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Bootstrap 3 released

| August 20, 2013 | 0 Comments
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For those who haven’t been following along too closely, here’s a recap of all the biggest changes shipping with Bootstrap 3:

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  • New design and an optional theme! With v3, we’ve gone flat. Don’t call it a trend—it’s all about customization, folks. Since we simplified the aesthetics though, we thought it’d help to have an optional theme. To use it, check out the Bootstrap theme example.
  • Mobile first and always responsive! Nearly everything has been redesigned and rebuilt to start from your handheld devices and scale up.
  • Brand new Customizer! It’s been redesigned, is now compiled in the browser instead of Heroku, has better dependency support, and even has built-in error handling. Better yet, we now save your customizations to an anonymous Gist for easy reuse, sharing, and modifications.
  • Better box model by default. Everything in Bootstrap gets box-sizing: border-box, making for easier sizing options and an enhanced grid system.
  • Super-powered grid system. With four tiers of grid classes—phones, tablets, desktops, and large desktops—you can do some super crazy awesome layouts.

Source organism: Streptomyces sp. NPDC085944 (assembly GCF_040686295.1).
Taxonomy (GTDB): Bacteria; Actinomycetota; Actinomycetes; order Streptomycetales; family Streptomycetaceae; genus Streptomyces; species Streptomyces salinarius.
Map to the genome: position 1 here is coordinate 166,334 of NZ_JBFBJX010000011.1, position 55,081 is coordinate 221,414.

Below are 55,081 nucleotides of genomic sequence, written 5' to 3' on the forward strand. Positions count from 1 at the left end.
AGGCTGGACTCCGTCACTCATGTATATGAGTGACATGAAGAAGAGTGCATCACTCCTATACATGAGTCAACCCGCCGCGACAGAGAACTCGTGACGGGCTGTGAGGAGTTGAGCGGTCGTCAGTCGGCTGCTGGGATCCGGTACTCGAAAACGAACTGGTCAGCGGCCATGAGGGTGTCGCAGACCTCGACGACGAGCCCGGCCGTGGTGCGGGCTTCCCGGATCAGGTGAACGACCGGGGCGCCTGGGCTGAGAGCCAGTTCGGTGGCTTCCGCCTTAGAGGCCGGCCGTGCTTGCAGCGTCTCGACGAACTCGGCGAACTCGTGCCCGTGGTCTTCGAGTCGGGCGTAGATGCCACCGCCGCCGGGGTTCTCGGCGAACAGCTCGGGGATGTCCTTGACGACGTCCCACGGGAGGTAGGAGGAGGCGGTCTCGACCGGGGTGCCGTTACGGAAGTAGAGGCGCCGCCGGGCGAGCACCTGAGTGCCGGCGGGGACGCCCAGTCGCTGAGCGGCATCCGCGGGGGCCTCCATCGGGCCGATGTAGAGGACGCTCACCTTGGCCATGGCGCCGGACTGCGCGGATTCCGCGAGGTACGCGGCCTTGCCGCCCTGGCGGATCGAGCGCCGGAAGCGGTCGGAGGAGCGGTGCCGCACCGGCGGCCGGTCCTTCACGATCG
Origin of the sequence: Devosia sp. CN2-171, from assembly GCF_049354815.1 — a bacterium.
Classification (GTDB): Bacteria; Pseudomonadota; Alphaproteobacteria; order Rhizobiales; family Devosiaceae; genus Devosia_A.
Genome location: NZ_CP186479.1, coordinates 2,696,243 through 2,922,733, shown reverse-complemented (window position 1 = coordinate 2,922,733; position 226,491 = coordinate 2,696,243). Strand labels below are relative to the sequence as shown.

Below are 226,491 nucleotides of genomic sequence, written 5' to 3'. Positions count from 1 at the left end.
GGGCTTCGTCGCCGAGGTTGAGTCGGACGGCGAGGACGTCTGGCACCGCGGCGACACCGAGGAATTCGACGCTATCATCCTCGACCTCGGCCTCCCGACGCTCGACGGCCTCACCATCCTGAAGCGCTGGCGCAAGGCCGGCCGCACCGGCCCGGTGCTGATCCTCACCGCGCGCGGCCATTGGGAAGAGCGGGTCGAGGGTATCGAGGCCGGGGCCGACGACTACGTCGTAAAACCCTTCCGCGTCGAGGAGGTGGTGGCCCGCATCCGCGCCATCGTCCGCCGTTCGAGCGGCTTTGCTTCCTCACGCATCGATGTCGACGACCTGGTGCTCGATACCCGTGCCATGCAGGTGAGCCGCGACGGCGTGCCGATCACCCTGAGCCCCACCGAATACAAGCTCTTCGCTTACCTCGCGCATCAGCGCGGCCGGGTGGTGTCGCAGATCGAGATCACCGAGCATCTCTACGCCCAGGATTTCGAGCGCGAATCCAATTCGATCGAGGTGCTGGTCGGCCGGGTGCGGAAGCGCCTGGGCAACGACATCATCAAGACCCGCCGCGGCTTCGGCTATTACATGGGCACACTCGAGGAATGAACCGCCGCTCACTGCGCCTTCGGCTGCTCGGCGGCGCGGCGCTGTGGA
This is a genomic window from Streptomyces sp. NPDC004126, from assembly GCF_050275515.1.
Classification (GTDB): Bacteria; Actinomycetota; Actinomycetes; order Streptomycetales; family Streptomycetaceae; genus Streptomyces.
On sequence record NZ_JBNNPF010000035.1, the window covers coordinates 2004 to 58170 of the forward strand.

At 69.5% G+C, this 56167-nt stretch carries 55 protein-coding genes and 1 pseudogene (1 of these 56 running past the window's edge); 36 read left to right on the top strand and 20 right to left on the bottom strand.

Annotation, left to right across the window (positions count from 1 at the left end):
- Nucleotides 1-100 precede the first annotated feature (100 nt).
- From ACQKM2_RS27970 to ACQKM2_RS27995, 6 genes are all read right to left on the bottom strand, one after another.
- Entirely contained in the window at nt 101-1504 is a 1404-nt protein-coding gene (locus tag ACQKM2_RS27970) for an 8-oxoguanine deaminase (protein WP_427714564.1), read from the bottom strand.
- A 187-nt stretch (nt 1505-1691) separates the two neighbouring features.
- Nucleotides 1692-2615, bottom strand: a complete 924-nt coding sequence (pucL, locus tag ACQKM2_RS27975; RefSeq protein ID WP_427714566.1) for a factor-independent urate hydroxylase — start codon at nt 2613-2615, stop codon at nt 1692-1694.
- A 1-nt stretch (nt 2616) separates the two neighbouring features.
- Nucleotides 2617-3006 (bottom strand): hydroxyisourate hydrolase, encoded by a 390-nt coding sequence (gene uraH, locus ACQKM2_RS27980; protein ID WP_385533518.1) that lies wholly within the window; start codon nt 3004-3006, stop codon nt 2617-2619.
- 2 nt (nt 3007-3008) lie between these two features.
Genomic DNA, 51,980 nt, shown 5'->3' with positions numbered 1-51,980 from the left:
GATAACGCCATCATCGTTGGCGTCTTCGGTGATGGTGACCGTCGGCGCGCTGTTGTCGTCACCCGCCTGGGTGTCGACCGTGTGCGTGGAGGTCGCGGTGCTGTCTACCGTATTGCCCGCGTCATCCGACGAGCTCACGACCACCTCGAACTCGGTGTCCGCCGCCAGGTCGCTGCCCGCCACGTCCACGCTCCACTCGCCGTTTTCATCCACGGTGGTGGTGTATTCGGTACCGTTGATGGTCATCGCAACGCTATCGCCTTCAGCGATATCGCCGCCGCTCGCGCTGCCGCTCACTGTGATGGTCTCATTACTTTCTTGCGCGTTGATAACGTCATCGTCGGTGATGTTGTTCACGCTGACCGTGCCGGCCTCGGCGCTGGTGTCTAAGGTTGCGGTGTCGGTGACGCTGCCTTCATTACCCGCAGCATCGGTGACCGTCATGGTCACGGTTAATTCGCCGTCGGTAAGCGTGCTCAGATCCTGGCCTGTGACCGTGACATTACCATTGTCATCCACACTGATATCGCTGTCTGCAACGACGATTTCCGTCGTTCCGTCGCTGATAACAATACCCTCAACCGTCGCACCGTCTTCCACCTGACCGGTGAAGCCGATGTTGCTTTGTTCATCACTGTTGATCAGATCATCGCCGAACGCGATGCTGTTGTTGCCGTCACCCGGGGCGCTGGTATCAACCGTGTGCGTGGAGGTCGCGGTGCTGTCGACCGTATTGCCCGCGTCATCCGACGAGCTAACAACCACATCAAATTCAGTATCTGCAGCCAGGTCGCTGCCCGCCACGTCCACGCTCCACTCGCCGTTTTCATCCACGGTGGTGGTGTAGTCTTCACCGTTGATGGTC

• Rewritten JavaScript plugins. All events are now namespaced, no-conflict stuff works way better, and more.
  • New Glyphicons icon font! While they were gone for a while, we’ve since restored the Glyphicons to the main repo. In 2.x, they were images, but now they’re in font format and include 40 new glyphs.
  • Overhauled navbar. It’s now always responsive and comes with some super handy and re-arrangable subcomponents.
  • Modals are way more responsive. We’ve overhauled the modal code to make it way more responsive on mobile devices. They now scroll the entire viewport instead of having a max-height.
  • Added some components! New to the mix are panels and list groups.
  • Removed some components! We’ve dropped the accordion (replaced with collapsible panels), submenus, typeahead, and a few more small items. (Worth celebrating as much as adding new ones.)
  • More consistent base and sizing classes. Buttons, tables, forms, alerts, and more have been updated to have more consistent classes for easier customizer and extensibility.
  • Docs have been blown up, yo. We’ve added a lot of new documentation, not only for our components, but for browser support (including gotchas and bugs), license FAQs, third party support (and workarounds), accessibility, and more.
  • Dropped Internet Explorer 7 and Firefox 3.6 support. For Internet Explorer 8, you’ll need to include Respond.js for all the media queries to work correctly. You can read more about browser support in the docs.

http://twbs.github.io/bootstrap/

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My name is John Link.I am 26 years old. My major is Computer science and technology. I am a junior programmer with Python.

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